A reader writes:

As a California resident, I have personally been exposed to many of the Prop 19 reactions you have been posting. However, the prospect of some kid rotting in jail the rest of his live because of a pot bust in California just ain't gonna happen, due to Schwarzeneggar's signing of the decriminalization law last month. I think that took wind out of the sails of Prop 19, and made it easier for many folks (parents of young kids especially) to vote against it. 

Another writes:

While I think there are reasons for some optimism even in the wake of Prop 19's failure, the California decriminalization isn't one of them - it's a reinforcement of the worst parts of prohibition masquerading as progress.

What it would mean to me, if I was a non-medical marijuana user in California, is that if I was caught with an ounce of pot I'd bought illegally from some murderous Mexican cartel I'd get off with a fine, but if I sprouted a single seed in my home I'd go to prison. That said, I think Prop 19 still did a lot of good, both in lessons in how not to try to legalize and in making the discussion more open and mainstream.

I think the future of legalization might actually be here in Colorado; there's some chance a bill could be put up here in 2012 and I think it's a better place to try than California. Colorado is the only state right now that has a large and thriving legal marijuana industry that's licensed and regulated by the state. The state just made seven or eight million dollars from its first round of medical marijuana center - the official term now, not dispensary - applications, and we'll have had three years of that income by November 2012.

Our conservatives are a little bit more libertarian, our liberals are a little more pragmatic, an entire third of our electorate doesn't want to be identified with either party, and our new governor-elect was mayor of Denver while the medical marijuana boom happened. It's also much cheaper to run a statewide campaign here. I think in a presidential year with a good campaign it could pass.

Another:

Here in San Francisco, of course I know many people who voted in favor. But many who I thought would do so said they didn't. Quite a few had the same reason: that is would still be illegal under federal law.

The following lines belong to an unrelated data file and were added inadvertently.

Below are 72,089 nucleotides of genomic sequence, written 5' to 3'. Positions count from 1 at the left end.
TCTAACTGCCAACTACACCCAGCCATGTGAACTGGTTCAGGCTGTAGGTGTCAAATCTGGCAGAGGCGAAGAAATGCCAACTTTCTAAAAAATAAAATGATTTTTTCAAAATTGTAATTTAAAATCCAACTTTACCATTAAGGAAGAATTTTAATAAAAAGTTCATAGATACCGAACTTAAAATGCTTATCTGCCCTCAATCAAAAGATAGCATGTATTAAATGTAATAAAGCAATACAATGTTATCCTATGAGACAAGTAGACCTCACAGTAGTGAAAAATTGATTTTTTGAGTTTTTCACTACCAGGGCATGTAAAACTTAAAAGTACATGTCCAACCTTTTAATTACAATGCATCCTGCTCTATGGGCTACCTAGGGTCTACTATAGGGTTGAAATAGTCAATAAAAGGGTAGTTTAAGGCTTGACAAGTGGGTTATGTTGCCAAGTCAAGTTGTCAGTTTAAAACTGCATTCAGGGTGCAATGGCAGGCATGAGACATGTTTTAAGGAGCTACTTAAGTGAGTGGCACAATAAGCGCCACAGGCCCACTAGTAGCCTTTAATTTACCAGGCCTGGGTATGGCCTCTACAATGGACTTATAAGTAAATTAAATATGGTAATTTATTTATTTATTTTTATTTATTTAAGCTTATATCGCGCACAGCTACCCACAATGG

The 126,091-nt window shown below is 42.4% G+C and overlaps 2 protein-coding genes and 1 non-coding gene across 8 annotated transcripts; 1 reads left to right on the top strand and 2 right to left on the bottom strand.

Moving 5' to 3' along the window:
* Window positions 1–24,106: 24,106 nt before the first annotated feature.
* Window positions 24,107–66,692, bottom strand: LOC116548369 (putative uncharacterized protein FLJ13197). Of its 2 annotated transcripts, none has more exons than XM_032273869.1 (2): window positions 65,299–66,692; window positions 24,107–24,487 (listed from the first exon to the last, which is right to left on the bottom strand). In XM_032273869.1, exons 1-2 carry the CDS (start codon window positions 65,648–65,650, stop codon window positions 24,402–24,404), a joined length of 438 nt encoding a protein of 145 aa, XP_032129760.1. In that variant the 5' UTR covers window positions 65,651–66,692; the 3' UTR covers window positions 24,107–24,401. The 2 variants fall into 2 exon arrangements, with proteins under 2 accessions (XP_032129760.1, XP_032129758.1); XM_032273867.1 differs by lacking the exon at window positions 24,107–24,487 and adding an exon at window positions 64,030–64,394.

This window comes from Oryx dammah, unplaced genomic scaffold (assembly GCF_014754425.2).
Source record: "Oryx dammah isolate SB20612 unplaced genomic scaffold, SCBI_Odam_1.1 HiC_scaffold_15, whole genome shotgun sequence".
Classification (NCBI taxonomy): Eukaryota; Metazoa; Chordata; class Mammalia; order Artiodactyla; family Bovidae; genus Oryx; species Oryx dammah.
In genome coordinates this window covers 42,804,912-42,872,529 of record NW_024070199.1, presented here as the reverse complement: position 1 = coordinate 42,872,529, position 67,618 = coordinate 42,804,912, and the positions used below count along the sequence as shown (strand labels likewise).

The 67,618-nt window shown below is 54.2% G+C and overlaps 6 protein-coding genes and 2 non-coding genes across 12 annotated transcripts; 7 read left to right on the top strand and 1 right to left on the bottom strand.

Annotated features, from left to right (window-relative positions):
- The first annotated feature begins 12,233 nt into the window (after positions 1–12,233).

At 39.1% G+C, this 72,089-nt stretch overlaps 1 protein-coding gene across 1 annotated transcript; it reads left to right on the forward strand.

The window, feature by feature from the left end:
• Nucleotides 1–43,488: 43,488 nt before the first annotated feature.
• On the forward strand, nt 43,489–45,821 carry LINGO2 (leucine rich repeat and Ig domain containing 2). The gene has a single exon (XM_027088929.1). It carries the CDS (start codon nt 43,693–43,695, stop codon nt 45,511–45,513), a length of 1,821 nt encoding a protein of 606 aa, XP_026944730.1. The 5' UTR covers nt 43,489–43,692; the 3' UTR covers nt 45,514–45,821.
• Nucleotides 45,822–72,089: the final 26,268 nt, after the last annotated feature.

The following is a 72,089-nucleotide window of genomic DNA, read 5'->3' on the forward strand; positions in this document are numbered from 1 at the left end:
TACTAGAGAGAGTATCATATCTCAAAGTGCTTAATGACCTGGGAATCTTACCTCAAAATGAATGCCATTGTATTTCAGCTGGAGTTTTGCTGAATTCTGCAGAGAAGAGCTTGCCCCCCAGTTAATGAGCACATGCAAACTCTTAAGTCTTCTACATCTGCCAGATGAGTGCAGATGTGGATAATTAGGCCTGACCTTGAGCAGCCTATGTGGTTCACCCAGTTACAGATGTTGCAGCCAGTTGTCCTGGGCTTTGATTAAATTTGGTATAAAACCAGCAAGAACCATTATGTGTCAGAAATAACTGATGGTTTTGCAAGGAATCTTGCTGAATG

They thought it made no sense to create such a dichotomy and that it would lead to all kinds of legal confusion and problems without making marijuana truly legal. Despite being fine with people legally smoking pot, they thought this would not accomplish that and just create more problems for the state, especially after Eric Holder told us that he would prosecute, unlike with medical marijuana. If the federal government had no role in this and it were entirely up to the states, I think it would be much easier to get legalization passed here.

Furthermore, people elsewhere may not be aware that the current medical marijuana laws already effectively make recreational use legal. There are ads everywhere for cheap Internet prescriptions. Anyone who currently wants to use pot both recreationally and legally is presented with no real obstacle - just sign up for a prescription 24/7 on the Web for a few dollars.

Lastly, current "medical" users often opposed Prop 19 because they said it would take away their rights to smoke in public and smoke in the presence of minors, among other things (see here). The stoner community seemed very opposed to the whole thing.

Another:

Illegal pot is doomed in the long term - demographically that is. My wife and I had dinner last night with two Republicans friends (one country club, one more theocon). My wife and I are liberal. All four of us are 27, and all four of us thought it was silly that Prop 19 wasn’t passed and hoped that pot would be legalized. None of us are users, so we don’t really even have a dog in the fight. I see us as a good cross-section of American political thought as any four people could be (though we’re all white, for what it's worth) and we all agree that prohibition is pointless and a waste of effort and resources.

Some of your readers have said that Prop 19 wasn’t the right path to legalization. That might be true if they didn’t get the specific polices right. But people should continue to evolve the policy solution, because there will be a electoral majority for this type of change awfully soon.

Another:

Lack of youth turnout doomed Prop 19 in the 2010 midterms. Legalization folks are planning for 2012, not 2014, because of the better chances at a youth vote in national election years. The only thing I could think of that would get such large numbers of Democratic voters to the 2014 midterm polls would be as a protest against President Palin. If that happens, we have bigger things to worry about than pot.

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